Inuksuk, Inunnguaq, Inuksuit

Inuksuk

An Inuksuk is a stone marker that acts in the place of a person. They can serve many purposes and have been vital to the survival of Inuit out on the land. The inuksuit (plural) that are commonly used and created in the shape of a person are called Inunnguaq. Inuksuk have always been constructed out on the land from whatever stones were available in the immediate vicinity. Since each Inuksuk was built by hand with the stones on hand every one is different from the next.  Each one built represents the land around it and since it is built from the land it represents it also has a strong tie to the land for many Inuit. Once built they are considered sacred and if destroyed or disassembled, it is said to be a bad luck and some say shorten the life of the one who destroys it.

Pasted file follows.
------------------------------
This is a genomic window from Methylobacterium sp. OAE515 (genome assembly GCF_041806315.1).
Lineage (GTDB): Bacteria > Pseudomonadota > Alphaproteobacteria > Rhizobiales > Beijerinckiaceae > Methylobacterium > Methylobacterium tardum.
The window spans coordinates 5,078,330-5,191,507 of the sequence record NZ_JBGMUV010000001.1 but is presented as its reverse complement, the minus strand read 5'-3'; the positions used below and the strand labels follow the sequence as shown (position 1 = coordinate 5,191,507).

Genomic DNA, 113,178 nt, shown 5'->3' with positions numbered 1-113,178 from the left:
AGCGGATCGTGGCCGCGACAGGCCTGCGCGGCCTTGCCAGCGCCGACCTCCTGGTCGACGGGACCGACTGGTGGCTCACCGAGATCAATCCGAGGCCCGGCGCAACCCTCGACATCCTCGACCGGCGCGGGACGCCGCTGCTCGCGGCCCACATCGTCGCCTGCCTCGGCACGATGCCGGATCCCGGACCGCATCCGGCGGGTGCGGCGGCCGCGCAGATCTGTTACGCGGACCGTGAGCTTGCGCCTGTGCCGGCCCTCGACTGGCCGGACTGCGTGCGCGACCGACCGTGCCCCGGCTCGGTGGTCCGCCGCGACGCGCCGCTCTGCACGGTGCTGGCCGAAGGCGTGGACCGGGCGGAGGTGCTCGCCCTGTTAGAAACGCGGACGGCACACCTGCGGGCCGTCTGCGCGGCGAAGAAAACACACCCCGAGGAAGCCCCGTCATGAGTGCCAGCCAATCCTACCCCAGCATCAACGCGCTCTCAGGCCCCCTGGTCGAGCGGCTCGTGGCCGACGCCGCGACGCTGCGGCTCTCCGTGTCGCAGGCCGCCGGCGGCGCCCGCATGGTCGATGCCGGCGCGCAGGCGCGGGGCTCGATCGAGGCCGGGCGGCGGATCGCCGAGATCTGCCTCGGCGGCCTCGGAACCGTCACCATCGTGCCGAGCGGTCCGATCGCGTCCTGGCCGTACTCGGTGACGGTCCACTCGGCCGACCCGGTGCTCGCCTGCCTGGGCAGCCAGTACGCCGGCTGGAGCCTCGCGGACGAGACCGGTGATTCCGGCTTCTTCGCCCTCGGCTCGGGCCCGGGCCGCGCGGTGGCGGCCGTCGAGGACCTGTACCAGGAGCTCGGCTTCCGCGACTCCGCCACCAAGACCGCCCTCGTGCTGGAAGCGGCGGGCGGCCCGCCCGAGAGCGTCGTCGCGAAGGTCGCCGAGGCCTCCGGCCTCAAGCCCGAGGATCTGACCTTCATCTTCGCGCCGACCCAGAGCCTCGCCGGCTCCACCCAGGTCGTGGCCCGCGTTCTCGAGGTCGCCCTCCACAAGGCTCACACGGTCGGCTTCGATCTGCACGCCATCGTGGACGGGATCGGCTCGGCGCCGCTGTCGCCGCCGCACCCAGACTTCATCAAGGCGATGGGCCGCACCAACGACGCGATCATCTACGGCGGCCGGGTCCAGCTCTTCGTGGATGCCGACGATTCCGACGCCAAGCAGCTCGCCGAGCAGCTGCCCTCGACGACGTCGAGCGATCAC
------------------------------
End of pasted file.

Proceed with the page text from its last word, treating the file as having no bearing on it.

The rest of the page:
Inuksuit have been used for hunting and navigation mostly.  Inuit hunting caribou would build a kind of scarecrow made of a few stones high and would insert Arctic Heather in them so that the blowing wind would cause the heather to appear like human hair. Once spooked the caribou would stampeded along a path  by the aligned Inuksuit which ultimately led them into the arrows of awaiting hunters.

Inuiksuit were also built to show a direction or formed a window to lead the viewers eye to prime land for caches of meat, or other significant locations.

Today many Inuit display the Inuksuk as a symbol to signify pride in Inuit culture, the land and visual reminder to history and traditional values. This can be seen in the lower right image, as displayed outside a home in Iqaluit, Nunavut's capital.

To learn more about Inuksuit and Innungqaq visit these sources online. Peter Irniq an Inuit elder who calls himself an Inuit Cultural Activist explains further in a video available at http://www.youtube.com/watch?v=NKQ97rOwBH0

The Inuksuk Book : http://www.mapletreepress.com/book.aspx?id=1093

You can also watch the video podcast on how to build your own inuksuk here